When Silent Rain was first compiled, back in 1993, part of the idea of producing such a varied collection of material – talks, poems, travelogues and artwork – was that it would then provide an easy source for smaller offprints over the years. Things, however, rarely turn out as predicted by foresight and thus, up until now, no smaller booklets had been spawned from it.
This present book, Rain on the Nile, is something of a remedy for that, being both an outcome of that original intention as well as an arena for the offering up of some more recent material – to wit, the travelogue of a journey to Egypt made in December of 2006. In truth, without there having been plans to reprint some of the talks from Silent Rain, the Egyptian diary would never have been written.
The idea to select some talks from the book and to create this smaller reprint was originally that of Venerable Tenzin Chogkyi, an American nun practicing in the Tibetan tradition. She had been the recipient of a bequest from a family member and was of a mind to direct some of it to be used to bring parts of Silent Rain collection; indeed, the epigraph for “The Ring of Fire” (“Circles can be peaceful, but they can also be vicious”) is the opening phrase of his corresponding chapter in Dawn of the Dhamma, entitled “Getting Burned.”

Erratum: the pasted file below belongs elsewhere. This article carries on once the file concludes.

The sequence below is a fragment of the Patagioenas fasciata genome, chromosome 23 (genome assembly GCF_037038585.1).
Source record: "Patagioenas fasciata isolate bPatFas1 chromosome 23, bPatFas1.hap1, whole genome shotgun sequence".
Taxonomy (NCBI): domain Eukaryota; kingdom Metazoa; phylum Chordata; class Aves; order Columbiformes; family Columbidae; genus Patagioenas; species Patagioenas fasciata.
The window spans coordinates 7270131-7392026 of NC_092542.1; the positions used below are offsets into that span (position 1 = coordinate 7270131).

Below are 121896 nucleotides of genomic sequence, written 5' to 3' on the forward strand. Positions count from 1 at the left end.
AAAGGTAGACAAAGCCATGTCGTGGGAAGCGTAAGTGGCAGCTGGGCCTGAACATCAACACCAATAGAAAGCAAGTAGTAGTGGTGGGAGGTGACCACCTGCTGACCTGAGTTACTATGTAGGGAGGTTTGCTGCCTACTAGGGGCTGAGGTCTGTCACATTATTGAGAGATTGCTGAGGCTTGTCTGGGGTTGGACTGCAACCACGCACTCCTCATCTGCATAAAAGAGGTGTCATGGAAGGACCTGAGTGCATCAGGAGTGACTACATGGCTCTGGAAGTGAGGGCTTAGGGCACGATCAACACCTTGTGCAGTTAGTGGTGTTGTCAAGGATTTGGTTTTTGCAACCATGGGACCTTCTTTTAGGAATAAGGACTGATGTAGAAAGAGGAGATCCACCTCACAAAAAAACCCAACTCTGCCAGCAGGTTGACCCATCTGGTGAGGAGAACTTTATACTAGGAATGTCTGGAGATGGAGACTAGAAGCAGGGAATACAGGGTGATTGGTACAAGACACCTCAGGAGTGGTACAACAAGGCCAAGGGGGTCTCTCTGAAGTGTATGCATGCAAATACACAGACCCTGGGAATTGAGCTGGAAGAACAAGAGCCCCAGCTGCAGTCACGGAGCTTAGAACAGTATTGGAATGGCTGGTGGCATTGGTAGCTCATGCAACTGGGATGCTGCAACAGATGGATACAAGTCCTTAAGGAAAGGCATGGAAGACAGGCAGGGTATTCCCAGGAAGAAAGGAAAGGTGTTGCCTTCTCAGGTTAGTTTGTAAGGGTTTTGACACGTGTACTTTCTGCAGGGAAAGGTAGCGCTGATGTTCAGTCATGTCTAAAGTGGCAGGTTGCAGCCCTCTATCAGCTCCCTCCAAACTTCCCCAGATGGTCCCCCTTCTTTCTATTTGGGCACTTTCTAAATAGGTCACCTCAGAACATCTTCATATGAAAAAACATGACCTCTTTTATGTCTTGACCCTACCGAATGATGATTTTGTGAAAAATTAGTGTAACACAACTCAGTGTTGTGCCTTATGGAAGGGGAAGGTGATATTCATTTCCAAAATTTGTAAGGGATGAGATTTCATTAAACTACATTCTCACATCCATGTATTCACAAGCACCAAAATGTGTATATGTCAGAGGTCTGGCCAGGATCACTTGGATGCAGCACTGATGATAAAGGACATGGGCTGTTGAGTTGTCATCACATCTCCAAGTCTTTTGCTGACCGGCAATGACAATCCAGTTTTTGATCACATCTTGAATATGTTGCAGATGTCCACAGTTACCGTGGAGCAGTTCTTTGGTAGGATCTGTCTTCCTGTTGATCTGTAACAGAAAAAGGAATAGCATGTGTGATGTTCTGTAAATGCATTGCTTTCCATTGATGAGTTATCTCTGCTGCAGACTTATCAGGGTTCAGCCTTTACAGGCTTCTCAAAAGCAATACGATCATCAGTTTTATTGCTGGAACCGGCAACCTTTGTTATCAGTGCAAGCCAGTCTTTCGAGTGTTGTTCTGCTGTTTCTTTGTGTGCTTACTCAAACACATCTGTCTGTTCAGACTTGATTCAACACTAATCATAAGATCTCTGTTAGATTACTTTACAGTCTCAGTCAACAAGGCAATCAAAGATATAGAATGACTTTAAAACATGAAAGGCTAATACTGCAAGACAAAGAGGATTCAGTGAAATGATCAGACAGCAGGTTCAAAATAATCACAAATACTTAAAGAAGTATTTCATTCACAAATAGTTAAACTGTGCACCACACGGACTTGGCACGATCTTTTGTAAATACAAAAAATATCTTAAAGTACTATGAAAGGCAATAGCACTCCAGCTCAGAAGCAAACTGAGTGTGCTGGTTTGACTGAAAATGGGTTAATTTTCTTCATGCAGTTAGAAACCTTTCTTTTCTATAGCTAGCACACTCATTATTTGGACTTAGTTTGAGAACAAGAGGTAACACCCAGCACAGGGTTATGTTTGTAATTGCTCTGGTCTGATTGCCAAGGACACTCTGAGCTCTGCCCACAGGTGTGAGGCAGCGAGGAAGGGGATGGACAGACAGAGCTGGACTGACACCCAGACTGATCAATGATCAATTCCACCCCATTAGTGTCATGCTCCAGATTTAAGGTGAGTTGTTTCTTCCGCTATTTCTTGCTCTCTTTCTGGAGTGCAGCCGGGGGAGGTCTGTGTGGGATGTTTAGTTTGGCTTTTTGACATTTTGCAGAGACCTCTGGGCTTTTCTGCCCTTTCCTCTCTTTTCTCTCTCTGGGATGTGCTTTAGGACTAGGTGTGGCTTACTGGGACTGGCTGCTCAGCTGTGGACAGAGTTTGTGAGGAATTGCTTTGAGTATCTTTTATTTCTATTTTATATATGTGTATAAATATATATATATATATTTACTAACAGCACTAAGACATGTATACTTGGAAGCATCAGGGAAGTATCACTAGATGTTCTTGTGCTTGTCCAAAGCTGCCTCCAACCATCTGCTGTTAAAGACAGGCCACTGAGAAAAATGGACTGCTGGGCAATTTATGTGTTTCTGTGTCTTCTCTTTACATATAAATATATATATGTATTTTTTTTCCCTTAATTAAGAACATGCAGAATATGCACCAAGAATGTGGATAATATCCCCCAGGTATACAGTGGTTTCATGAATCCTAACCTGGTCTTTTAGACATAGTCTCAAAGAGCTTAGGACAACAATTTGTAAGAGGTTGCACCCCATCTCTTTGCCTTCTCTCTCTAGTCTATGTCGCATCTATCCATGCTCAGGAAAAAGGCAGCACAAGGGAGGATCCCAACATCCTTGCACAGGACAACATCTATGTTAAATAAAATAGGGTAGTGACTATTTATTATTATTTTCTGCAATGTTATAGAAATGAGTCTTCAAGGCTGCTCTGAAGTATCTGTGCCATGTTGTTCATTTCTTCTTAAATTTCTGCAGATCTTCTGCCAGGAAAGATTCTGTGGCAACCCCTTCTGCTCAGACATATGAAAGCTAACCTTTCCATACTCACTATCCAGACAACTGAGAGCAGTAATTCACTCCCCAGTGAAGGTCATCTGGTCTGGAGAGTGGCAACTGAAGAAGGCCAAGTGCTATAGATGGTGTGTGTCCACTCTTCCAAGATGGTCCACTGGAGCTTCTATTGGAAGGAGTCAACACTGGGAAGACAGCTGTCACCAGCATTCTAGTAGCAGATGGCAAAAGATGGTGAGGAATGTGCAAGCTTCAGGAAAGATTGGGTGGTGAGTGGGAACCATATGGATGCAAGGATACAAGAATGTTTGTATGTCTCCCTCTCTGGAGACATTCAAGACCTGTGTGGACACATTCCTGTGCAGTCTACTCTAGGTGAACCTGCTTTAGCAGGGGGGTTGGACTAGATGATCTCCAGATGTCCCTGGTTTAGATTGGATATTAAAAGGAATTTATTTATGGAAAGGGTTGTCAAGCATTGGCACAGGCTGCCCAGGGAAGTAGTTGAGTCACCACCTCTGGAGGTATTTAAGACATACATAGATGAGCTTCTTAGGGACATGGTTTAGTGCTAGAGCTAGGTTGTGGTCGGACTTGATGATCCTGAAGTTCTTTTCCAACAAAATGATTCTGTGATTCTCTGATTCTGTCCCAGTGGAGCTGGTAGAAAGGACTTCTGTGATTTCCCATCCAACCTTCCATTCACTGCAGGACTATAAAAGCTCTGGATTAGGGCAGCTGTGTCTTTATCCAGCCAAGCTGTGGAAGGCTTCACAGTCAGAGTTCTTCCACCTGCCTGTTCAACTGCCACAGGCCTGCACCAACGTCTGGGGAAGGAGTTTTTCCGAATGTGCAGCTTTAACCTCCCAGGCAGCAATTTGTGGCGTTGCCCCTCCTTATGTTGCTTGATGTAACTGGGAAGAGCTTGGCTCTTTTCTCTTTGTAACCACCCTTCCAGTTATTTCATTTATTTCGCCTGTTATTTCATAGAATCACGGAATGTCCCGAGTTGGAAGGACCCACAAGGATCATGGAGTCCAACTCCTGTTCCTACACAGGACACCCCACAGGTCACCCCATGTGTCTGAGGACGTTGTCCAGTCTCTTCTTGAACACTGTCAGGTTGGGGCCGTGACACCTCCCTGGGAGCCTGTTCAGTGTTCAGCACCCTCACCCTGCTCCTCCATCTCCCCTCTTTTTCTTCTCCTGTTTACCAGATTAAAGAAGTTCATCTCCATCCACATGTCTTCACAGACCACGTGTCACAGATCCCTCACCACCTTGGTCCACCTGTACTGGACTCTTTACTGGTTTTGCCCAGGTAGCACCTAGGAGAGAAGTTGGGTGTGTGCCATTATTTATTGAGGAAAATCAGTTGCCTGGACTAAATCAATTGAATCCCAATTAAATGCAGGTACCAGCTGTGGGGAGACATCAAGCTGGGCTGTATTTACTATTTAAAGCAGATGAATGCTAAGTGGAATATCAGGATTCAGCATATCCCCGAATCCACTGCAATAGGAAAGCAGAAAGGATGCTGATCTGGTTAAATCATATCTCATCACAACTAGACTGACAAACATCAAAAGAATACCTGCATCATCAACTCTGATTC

All of the talks that appeared in the former book have been left largely as they were, with minor adjustments made only for consistency of grammar and spelling, and for the correction of a couple of factual errors. The order of the material has been changed, however, this being with the intention that the content of the talks somewhat match the flow of the extended travelogue.
As is the spirit in which Buddhist teachings are traditionally offered, all the words and images gathered here are presented for reflection upon by the reader; may the eye and heart take in and retain what is useful, and may all the rest be gently laid aside.
Abhayagiri Monastery, California
Excerpt From: Ajahn Amaro. “Rain on the Nile.”